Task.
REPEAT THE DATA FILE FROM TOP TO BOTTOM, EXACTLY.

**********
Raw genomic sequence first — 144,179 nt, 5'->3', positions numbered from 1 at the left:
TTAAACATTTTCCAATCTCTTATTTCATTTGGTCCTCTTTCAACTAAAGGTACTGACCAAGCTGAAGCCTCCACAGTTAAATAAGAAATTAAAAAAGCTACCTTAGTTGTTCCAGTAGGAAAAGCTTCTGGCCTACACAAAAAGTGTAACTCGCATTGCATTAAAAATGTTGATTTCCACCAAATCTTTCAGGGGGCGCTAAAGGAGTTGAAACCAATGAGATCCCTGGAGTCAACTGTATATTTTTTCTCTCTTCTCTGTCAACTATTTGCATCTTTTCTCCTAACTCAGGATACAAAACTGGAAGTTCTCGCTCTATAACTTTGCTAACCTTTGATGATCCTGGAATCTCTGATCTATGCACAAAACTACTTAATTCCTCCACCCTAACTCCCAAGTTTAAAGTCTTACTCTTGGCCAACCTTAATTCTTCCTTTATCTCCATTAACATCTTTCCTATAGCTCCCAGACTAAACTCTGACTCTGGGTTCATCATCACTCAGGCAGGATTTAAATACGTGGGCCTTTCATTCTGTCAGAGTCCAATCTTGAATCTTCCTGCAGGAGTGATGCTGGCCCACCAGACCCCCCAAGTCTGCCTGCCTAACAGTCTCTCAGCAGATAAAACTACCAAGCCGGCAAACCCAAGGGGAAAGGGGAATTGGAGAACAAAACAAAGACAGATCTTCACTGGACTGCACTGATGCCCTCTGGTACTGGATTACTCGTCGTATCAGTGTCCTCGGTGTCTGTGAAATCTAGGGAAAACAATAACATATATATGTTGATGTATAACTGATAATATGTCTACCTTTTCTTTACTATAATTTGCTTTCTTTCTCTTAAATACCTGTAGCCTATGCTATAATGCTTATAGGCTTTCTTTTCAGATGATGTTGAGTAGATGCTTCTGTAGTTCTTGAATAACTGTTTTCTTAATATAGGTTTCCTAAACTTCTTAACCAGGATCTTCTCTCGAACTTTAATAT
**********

Raw genomic sequence first — 144,179 nt, 5'->3', positions numbered from 1 at the left:
TTAAACATTTTCCAATCTCTTATTTCATTTGGTCCTCTTTCAACTAAAGGTACTGACCAAGCTGAAGCCTCCACAGTTAAATAAGAAATTAAAAAAGCTACCTTAGTTGTTCCAGTAGGAAAAGCTTCTGGCCTACACAAAAAGTGTAACTCGCATTGCATTAAAAATGTTGATTTCCACCAAATCTTTCAGGGGGCGCTAAAGGAGTTGAAACCAATGAGATCCCTGGAGTCAACTGTATATTTTTTCTCTCTTCTCTGTCAACTATTTGCATCTTTTCTCCTAACTCAGGATACAAAACTGGAAGTTCTCGCTCTATAACTTTGCTAACCTTTGATGATCCTGGAATCTCTGATCTATGCACAAAACTACTTAATTCCTCCACCCTAACTCCCAAGTTTAAAGTCTTACTCTTGGCCAACCTTAATTCTTCCTTTATCTCCATTAACATCTTTCCTATAGCTCCCAGACTAAACTCTGACTCTGGGTTCATCATCACTCAGGCAGGATTTAAATACGTGGGCCTTTCATTCTGTCAGAGTCCAATCTTGAATCTTCCTGCAGGAGTGATGCTGGCCCACCAGACCCCCCAAGTCTGCCTGCCTAACAGTCTCTCAGCAGATAAAACTACCAAGCCGGCAAACCCAAGGGGAAAGGGGAATTGGAGAACAAAACAAAGACAGATCTTCACTGGACTGCACTGATGCCCTCTGGTACTGGATTACTCGTCGTATCAGTGTCCTCGGTGTCTGTGAAATCTAGGGAAAACAATAACATATATATGTTGATGTATAACTGATAATATGTCTACCTTTTCTTTACTATAATTTGCTTTCTTTCTCTTAAATACCTGTAGCCTATGCTATAATGCTTATAGGCTTTCTTTTCAGATGATGTTGAGTAGATGCTTCTGTAGTTCTTGAATAACTGTTTTCTTAATATAGGTTTCCTAAACTTCTTAACCAGGATCTTCTCTCGAACTTTAATAT